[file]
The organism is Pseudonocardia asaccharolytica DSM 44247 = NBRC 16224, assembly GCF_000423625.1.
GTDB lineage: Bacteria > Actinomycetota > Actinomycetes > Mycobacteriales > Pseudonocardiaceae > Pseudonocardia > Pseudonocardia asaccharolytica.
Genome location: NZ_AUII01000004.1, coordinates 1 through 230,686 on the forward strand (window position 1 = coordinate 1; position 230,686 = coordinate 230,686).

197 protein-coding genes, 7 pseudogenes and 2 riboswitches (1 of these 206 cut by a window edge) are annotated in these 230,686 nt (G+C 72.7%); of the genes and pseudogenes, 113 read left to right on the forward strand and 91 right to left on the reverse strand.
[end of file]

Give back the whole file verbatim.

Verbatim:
The organism is Pseudonocardia asaccharolytica DSM 44247 = NBRC 16224, assembly GCF_000423625.1.
GTDB lineage: Bacteria > Actinomycetota > Actinomycetes > Mycobacteriales > Pseudonocardiaceae > Pseudonocardia > Pseudonocardia asaccharolytica.
Genome location: NZ_AUII01000004.1, coordinates 1 through 230,686 on the forward strand (window position 1 = coordinate 1; position 230,686 = coordinate 230,686).

197 protein-coding genes, 7 pseudogenes and 2 riboswitches (1 of these 206 cut by a window edge) are annotated in these 230,686 nt (G+C 72.7%); of the genes and pseudogenes, 113 read left to right on the forward strand and 91 right to left on the reverse strand.